The PRC's efforts to acquire compact jet engines can be traced to 1965, when the Beijing Institute of Aeronautics and Astronautics launched a project to copy the U.S. Teledyne-Ryan CAE J69-T-41A. The Teledyne engine powered the U.S. Air Force AQM-34N Firebee reconnaissance drone, a number of which were shot down over the PRC during the Vietnam conflict. The PRC's copy of the U.S. turbojet, dubbed WP-11, began ground testing in 1971 and currently powers the PLA's HY-4 "Sadsack," a short-range anti-ship cruise missile.
The WP11 was a low thrust engine installed on the WZ-5 high altitude pilotless reconnaissance aircraft. It could also be used as a powerplant of drones and short range cruising missiles. The development was carried out by BIAA, and Chen Daguang was nominated as the chief of the design team; ZEF and other organizations offered support to the development. The design started at the beginning of 1965 and with tremendous efforts, major progresses were made. However, the development work was halted by the "great cultural revolution". In 1967, about 30 teachers and students voluntarily formed a "continuing development team", and they further modified the inlet casing, compressor rotor, radial diffuser, etc. to increase the engine thrust by more that 8.3 kN (850 kgf). In 1969, the manufacturing of parts and components began.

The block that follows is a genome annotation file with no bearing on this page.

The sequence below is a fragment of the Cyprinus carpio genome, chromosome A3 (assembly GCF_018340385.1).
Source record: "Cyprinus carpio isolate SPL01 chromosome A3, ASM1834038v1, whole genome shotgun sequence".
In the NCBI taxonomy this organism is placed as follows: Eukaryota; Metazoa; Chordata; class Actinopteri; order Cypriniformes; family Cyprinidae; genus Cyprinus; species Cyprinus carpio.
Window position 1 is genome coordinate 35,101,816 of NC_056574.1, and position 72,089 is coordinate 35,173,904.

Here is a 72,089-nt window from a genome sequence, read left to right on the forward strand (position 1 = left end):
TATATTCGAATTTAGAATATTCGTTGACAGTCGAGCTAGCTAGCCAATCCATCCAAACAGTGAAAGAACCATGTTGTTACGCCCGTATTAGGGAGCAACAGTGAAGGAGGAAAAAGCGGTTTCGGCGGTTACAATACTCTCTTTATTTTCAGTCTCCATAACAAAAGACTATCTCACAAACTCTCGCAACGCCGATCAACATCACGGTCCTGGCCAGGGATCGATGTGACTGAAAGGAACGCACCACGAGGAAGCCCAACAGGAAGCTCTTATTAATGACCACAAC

The first WP11 engine started ground test in June 1971. During the trial production and test, technical problems came out one after another. First, the precision investment casting of the integral impeller was extremely difficult. After repeated tests, it was solved. Then the radial diffuser distorted and seized the rotor during the test, which damaged the impeller and other two major components, the reason was the improper material for the inlet cone of the flame tube. This problem was solved by using a GH18 high temperature alloy aged sheet, which was jointly developed by BAMI, the Shanghai Steel Research Institute (SSRI) and Shanghai No.3 Steel Works. Then with 6 prototypes, various tests were completed before the type certification test. After the assessment by the State, the engine was certified together with WZ-5 RPV in 1980. This filled a gap in low thrust turbojet engines in China. The production of the engine was then transferred to Hunan Province.
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